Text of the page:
10 Tips for Planning a Baby Baptism

God has blessed you with a precious new life. You are delighted, awestruck at the miracle you witness. You have fallen instantly in love with your little angel from heaven. You are grateful to God for the safe delivery. Now it is time to plan for your baby’s baptism.

A beautiful religious event–rich in spiritual tradition–deserves thoughtful planning. Here are some helpful tips, both spiritual and practical, to plan a memorable and sacred event:

1. Your newborn is now a member of a family which was begun by your and your spouse’s ancestors. Your child has inherited an immediate family of grandparents, uncles, aunts, cousins, etc. When you begin planning for the Baptism of your child, be certain to select a date where most of the immediate family and significant family members can attend. Contact them before writing the invitations. Do your best to include people who will be part of your child’s life throughout the years.

2. Speak with your pastor. Be understanding of his schedule and the procedures in place at your parish. Keep in mind that most parishes now have a common date for infant baptisms. Be considerate and thoughtful if you feel a need to request an alternate date.

3. Do not assume you are able to use the Church hall for your reception. Often parish halls are booked well in advance for other church and community activities. Make certain the hall is available.

4. If the Church hall is not available, reserve another venue in a timely manner. Some venues require up to 6 weeks for reservations.

5. When compiling your guest list, be certain the location for the party can accommodate the number of people you plan to invite.

6. Choose Baptismal invitations with a spiritual/religious theme. The event, is, after all, a formal introduction into the Christian community.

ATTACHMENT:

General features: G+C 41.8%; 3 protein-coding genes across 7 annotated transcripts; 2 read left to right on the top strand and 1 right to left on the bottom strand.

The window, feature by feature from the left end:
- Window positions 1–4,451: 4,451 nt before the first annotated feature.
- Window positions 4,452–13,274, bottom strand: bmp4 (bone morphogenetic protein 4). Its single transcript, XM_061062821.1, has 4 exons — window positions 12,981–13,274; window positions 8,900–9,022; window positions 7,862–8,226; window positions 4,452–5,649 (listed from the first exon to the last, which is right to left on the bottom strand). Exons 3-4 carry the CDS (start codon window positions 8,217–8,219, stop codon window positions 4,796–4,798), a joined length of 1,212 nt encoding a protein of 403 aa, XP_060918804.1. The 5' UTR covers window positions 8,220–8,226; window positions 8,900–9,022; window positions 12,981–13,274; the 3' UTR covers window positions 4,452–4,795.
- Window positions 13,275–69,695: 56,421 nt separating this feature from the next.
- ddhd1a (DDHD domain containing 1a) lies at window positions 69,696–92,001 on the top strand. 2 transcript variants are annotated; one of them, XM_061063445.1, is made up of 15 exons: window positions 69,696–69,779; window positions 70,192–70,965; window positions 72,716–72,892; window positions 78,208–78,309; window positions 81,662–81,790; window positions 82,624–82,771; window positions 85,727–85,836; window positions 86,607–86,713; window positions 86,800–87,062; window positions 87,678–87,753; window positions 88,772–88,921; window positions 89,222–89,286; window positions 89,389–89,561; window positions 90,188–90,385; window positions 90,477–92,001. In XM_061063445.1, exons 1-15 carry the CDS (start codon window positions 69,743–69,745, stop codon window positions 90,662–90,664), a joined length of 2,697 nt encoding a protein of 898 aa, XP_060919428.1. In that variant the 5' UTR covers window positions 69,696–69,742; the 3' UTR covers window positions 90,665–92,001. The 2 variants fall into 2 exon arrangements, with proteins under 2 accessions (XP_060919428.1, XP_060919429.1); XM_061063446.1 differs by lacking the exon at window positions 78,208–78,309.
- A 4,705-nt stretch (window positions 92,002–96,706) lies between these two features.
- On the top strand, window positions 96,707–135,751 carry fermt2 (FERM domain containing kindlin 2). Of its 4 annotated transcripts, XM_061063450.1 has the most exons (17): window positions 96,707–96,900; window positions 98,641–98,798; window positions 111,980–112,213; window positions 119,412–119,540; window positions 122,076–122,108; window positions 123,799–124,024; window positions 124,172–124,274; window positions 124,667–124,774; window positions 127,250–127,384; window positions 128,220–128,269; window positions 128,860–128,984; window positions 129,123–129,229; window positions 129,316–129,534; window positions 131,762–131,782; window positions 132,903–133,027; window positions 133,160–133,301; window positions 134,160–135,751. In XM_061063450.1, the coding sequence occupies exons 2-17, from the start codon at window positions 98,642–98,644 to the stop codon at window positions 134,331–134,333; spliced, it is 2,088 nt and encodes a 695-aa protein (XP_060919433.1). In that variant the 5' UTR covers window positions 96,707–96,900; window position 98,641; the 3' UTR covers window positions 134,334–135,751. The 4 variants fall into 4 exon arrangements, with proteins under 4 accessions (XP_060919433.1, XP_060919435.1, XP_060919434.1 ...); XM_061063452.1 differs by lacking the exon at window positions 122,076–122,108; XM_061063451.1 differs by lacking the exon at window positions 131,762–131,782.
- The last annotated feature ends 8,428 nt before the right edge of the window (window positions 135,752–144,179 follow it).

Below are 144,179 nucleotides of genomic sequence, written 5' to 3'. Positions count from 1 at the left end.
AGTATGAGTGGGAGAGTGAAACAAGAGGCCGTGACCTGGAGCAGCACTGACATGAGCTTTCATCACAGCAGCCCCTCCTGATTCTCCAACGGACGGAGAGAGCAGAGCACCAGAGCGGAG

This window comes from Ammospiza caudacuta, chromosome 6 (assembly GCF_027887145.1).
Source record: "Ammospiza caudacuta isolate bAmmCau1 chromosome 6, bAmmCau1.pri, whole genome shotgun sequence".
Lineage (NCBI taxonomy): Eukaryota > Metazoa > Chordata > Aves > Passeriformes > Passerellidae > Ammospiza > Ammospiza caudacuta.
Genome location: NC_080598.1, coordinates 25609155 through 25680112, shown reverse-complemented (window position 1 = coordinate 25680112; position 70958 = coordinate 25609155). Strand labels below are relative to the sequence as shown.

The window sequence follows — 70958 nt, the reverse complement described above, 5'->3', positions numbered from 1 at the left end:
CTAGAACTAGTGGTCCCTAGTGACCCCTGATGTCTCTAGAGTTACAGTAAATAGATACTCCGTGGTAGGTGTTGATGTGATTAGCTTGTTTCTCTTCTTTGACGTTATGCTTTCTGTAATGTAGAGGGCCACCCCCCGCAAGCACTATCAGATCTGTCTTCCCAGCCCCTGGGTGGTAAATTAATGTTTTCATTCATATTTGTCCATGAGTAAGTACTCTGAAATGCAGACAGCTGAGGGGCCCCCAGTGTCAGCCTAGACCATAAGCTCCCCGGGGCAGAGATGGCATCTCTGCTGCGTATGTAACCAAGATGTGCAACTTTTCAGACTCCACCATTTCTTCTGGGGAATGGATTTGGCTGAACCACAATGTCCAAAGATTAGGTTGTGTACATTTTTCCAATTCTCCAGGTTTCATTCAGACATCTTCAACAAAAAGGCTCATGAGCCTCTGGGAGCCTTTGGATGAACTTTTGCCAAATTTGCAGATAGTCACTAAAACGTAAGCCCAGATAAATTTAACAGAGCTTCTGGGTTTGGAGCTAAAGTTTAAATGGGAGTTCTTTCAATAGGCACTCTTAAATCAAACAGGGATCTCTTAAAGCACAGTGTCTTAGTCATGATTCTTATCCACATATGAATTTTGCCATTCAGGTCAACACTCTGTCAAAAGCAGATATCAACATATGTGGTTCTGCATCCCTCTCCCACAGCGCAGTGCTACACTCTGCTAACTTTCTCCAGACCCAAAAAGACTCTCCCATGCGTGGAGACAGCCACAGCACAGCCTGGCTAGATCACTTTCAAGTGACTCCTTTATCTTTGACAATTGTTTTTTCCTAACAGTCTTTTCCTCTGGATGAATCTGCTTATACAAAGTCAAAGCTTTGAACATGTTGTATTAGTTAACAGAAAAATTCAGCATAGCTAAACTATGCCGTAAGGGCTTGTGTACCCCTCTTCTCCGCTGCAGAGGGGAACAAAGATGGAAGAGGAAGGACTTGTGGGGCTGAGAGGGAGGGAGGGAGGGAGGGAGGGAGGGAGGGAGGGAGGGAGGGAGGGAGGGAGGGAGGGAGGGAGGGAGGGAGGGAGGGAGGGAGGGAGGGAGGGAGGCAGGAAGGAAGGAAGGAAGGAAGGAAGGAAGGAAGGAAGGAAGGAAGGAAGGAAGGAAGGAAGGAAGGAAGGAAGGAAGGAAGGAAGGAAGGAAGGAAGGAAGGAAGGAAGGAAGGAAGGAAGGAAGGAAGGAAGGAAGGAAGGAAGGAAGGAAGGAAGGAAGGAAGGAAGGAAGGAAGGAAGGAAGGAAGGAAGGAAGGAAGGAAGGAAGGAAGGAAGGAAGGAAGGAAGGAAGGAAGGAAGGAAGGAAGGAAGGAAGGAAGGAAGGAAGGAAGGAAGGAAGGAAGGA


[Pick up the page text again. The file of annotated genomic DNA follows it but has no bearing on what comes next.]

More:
7. Write and mail the invitations about eight weeks prior to the Baptism.

8. It may not seem obvious, but have another family member double-check your guest list. It might be hurtful to family members if some of them have been unintentionally overlooked.

9. Speak with the Godparents. They need to be clear what you will expect of them on that day. Make it clear who is to prepare the baby’s Christening outfit. In some traditions, the Godmother provides the baby’s Baptismal outfit. While in other families, a family heirloom outfit is always part of the family tradition for baptisms.

10. Most important of all: Your baby’s baptism is a formal occasion for you and your spouse to “formally” thank the Lord for your baby’s safe arrival. Be reverent. Show your gratitude to God for this great gift.

Now it is time to consider what your tender baby will wear on this first important spiritual day in his or her life.

A baptismal outfit represents something much more than beauty, fashion, or having the child look adorable. What a baby wears for his or her baptism represents purity and innocence. Logically, this means the color of the garment selected should be white to reflect these qualities. The parish community will provide a ceremonial garment to place over the outfit for the religious ceremony.

Take into consideration also that anointing with chrism holy oil will be part of the ceremony. Be certain that the outfit lends itself to opening and closing easily for the Godmother when the priest does the anointing.

You will likely select a lovely lace dress for your little girl, but what are the choices for your son? Traditional, heirloom outfits are most generally lace and in the form of a dress. Many infant boys have been baptized in gowns. This is a centuries’ old tradition.

However, many parents may want to select more masculine outfits for boys–such as tiny baby tuxedos or formal suits. For his Baptism, parents may select adorable one-piece rompers or coveralls. These outfits may be embroidered with symbols appropriate to the celebration.

Look for an outfit that fits loosely for the baby’s comfort. Tight elastic arms, leg bands or waistbands can cause crankiness in a baby who is uncomfortable.

Consider the weather when choosing an outfit. Little bodies cannot regulate temperatures as efficiently as adult bodies can. Comfortable outfits can be made of cotton, linen, satin, as well as in lace and silk. If it is fall or winter, common sense requires adding a tiny cardigan sweater to the baby’s outfit.

And, remember, to dress your baby with a comfortable bodysuit, slip or camisole under the Christening garment. This will prevent chaffing of your little one’s tender skin and help the diaper stay in place.

Add the accessories, and now your new little angel is prepared to welcome Christ and for the community of believers to welcome him or her.